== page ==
The power-up system, which lets you add new elemental abilities to your attack, including a smashing blow, freeze capability and an electricity attack, is more about strategy, as these power-ups are more useful in progressing through levels than improving your weaponry. But the costumes you can change into, which are available through in-game merchants, do help your character quite a bit, by making you invisible to enemies, enhancing your speed or protect you from damaging blows. While most of the items sold by the merchants, like the health portions, armor and checkpoint power-ups (which help alleviate the Void vs. Death issues), only cost you the coins you'll find all over (and are provided as payment for quests and in hidden treasure caches), the costumes require you have special platinum coins (in addition to the usual currency.) These tend to be hidden, giving you incentive to look all over the place. It's actually a nice, organic way to extend the game play and give the player a tangible in-game reason to explore, instead of the usual unlockables, like concept art.

Online Play

There's no online play involved in this game.


The controls are naturally the most important part of this game, since so much of it is about manipulating the world around you, and unfortunately the controls are rather weak. In the Wii version of ...And Yet it Moves, the ability to twist the world with a turn of the Wii-mote at any time made it great fun, but here, you can only change perspectives, 90-degrees at a time, when standing still, which is a big momentum killer. It only gets worse when you mistakenly turn the world the wrong way and send yourself into the void, with no way to save yourself. It's far too easy to twist your wrist the wrong way (even if there is a useful on-screen indicator that you're turning the wrong way.)

flip twisted world upside down

The movement of your character via the analog stick is a tad loose, which forces you to second-guess every movement, especially when jumping from platform to platform. Part of it is issues with the camera (see The Graphics) but the breezy way you move will make you nervous. There are also issues with dragging objects to solve puzzles, as the action is inconsistent, sometimes happening, but frequently not. One moment, where Flip had to move a statue a few feet, took eight or nine intensely frustrating tries to complete a simple task, just because the controls wouldn't click. The attacks are also a bit unbalanced, as the Wii-mote gesture attack with your book (both standard and powered-up) doesn't work quite right, while it's much easier and more effective to just use the powerful jump attack, which hammers down on your enemies with a pair of button presses.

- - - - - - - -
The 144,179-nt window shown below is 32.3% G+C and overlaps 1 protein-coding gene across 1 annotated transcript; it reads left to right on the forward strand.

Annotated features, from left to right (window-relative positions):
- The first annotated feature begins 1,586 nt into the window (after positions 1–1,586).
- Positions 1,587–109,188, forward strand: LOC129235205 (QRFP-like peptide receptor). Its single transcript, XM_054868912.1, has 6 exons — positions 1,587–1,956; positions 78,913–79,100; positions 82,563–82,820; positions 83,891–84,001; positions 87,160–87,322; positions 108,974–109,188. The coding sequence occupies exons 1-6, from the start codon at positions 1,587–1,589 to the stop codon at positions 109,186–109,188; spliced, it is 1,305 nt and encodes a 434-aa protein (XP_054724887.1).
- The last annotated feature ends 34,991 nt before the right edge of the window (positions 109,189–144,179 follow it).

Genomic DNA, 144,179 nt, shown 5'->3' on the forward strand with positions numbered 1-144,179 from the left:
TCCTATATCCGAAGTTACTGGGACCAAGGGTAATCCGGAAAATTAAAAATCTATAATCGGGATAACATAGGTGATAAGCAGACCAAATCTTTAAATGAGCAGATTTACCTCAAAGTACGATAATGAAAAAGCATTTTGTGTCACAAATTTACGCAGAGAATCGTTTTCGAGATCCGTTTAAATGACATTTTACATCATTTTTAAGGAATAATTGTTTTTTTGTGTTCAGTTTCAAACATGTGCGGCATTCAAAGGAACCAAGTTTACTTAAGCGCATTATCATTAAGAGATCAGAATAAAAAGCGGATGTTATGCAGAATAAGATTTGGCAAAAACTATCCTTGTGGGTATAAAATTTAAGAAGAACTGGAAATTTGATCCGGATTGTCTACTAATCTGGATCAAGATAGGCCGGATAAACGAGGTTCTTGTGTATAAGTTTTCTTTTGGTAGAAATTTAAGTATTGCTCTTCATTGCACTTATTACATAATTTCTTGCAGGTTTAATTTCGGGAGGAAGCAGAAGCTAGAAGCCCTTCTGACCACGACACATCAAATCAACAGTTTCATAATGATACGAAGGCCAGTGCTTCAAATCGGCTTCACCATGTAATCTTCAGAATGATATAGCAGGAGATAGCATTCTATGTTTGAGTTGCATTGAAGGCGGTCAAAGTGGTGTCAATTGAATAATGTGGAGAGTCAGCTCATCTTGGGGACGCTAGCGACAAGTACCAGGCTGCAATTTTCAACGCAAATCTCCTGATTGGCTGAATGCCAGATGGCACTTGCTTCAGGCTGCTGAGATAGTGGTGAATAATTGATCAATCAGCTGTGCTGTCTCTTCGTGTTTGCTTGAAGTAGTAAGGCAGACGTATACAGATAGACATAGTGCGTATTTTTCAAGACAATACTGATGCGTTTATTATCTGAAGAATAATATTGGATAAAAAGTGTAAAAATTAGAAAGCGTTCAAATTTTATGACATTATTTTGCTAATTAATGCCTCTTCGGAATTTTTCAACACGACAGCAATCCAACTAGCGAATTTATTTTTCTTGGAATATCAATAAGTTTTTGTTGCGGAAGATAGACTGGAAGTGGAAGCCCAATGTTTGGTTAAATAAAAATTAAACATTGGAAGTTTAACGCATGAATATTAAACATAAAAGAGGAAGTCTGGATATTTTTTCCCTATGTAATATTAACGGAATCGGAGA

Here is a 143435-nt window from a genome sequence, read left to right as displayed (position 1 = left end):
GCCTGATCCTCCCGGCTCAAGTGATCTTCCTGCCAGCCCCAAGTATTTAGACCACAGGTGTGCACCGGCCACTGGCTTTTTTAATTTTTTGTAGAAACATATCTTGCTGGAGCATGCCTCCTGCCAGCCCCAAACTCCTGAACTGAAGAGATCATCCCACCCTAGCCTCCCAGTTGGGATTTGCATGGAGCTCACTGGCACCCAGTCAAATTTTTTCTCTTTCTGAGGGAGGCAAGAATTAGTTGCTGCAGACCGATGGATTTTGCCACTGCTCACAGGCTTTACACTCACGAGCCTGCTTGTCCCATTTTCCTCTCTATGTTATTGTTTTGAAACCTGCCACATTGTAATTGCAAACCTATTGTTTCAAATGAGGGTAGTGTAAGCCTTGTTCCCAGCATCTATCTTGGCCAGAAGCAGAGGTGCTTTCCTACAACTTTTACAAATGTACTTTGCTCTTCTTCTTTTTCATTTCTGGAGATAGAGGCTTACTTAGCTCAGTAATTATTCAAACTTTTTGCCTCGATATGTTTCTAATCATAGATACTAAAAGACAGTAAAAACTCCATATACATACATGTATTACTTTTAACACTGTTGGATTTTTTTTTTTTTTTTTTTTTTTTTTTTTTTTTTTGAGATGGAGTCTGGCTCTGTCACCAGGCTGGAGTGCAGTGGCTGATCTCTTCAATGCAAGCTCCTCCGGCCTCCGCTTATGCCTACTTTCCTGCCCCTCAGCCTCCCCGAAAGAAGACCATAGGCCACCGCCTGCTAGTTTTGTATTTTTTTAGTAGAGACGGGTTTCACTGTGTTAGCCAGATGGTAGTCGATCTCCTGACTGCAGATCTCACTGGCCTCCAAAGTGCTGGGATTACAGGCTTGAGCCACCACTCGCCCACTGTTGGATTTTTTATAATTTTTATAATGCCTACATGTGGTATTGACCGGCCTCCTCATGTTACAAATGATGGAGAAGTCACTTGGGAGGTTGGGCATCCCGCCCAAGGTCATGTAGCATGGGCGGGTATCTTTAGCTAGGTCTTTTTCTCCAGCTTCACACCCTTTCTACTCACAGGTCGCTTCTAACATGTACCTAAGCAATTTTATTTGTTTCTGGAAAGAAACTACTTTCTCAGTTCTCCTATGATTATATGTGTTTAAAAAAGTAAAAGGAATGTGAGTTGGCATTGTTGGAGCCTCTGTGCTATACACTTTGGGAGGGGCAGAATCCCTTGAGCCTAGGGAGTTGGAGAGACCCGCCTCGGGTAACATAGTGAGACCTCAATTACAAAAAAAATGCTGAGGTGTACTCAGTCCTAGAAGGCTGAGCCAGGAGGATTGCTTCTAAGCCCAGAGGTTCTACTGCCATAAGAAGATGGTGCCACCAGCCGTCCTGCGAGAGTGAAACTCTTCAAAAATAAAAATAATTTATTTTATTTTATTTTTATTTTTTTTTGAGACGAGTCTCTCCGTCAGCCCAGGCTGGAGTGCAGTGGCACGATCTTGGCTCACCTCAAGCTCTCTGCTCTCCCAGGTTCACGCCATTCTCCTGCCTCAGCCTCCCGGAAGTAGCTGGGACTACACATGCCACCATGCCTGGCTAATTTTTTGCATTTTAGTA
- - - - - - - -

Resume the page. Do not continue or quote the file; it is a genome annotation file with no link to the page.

There are no achievements to be had.


A with all Wii games, the graphics can earn a pass simply for making an effort, and there certainly was an effort here, with lots of detail in Flip's design (there's nice detail in treads of his boots, which you rarely see) and in the level designs, which are spread out and airy to facilitate twisting. One scene, set in a church, is actually rather beautiful. Unfortunately, technical issues drag down the creative elements, as there's a ton of aliasing everywhere, and the camera positioning is frequently abysmal. You can move it around and zoom in and out, but in the middle of gameplay, the last thing you want it to have the camera suddenly zoomed in so far the screen is filled by Flip's eye, and you have to take the time to adjust it. Sometimes, the camera ends up beneath the ground, and you're looking up at nothingness. Or you'll walk between rooms, lose sight of Flip and walk off a ledge. Like so much of this game, the camera is frustrating.


The audio is good, but like so many Wii games, the characters don't speak, instead using Peanuts adults-style warbling and text boxes to get the dialogue across. There is some fine narration though during cut scenes and when reading the journal entries you find. Other than that, the game features solid scoring by industry music star Tommy Tallarico, which delivers an appropriate wizardly atmosphere (think a Disney-eque Harry Potter), along with good sound effects.

And in the End...

I'm not happy with having to slam this game, because I know a lot of work went into it and I'm always looking for a good Wii game to play, but it just was not fun to play, especially having enjoyed the two Super Mario Galaxy games, which are just lightyears ahead of this title. The concept is certainly good, and the design work, in the visuals, level design and music, is impressive, but the implementation just doesn't work the way you'd want it to.